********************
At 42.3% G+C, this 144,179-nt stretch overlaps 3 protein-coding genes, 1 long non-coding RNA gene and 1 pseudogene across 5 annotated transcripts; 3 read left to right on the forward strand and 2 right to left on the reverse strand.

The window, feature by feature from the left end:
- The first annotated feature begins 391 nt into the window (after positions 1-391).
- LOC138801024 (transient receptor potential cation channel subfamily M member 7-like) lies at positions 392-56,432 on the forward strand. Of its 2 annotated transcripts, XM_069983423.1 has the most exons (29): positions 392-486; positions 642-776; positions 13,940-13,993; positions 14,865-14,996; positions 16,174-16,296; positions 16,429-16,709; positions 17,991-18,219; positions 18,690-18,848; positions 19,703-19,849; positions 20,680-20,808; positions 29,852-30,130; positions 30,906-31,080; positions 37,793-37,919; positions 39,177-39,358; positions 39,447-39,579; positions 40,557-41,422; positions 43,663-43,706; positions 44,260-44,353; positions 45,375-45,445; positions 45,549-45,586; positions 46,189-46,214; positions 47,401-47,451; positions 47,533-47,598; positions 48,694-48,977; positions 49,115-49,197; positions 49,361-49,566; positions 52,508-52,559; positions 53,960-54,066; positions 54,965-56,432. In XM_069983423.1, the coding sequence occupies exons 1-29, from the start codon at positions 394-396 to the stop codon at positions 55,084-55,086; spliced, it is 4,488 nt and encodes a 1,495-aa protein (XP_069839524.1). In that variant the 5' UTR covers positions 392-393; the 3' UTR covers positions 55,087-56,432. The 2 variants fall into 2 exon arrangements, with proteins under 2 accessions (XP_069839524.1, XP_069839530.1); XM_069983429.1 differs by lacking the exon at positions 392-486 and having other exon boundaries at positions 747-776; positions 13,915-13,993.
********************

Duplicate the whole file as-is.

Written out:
At 42.3% G+C, this 144,179-nt stretch overlaps 3 protein-coding genes, 1 long non-coding RNA gene and 1 pseudogene across 5 annotated transcripts; 3 read left to right on the forward strand and 2 right to left on the reverse strand.

The window, feature by feature from the left end:
- The first annotated feature begins 391 nt into the window (after positions 1-391).
- LOC138801024 (transient receptor potential cation channel subfamily M member 7-like) lies at positions 392-56,432 on the forward strand. Of its 2 annotated transcripts, XM_069983423.1 has the most exons (29): positions 392-486; positions 642-776; positions 13,940-13,993; positions 14,865-14,996; positions 16,174-16,296; positions 16,429-16,709; positions 17,991-18,219; positions 18,690-18,848; positions 19,703-19,849; positions 20,680-20,808; positions 29,852-30,130; positions 30,906-31,080; positions 37,793-37,919; positions 39,177-39,358; positions 39,447-39,579; positions 40,557-41,422; positions 43,663-43,706; positions 44,260-44,353; positions 45,375-45,445; positions 45,549-45,586; positions 46,189-46,214; positions 47,401-47,451; positions 47,533-47,598; positions 48,694-48,977; positions 49,115-49,197; positions 49,361-49,566; positions 52,508-52,559; positions 53,960-54,066; positions 54,965-56,432. In XM_069983423.1, the coding sequence occupies exons 1-29, from the start codon at positions 394-396 to the stop codon at positions 55,084-55,086; spliced, it is 4,488 nt and encodes a 1,495-aa protein (XP_069839524.1). In that variant the 5' UTR covers positions 392-393; the 3' UTR covers positions 55,087-56,432. The 2 variants fall into 2 exon arrangements, with proteins under 2 accessions (XP_069839524.1, XP_069839530.1); XM_069983429.1 differs by lacking the exon at positions 392-486 and having other exon boundaries at positions 747-776; positions 13,915-13,993.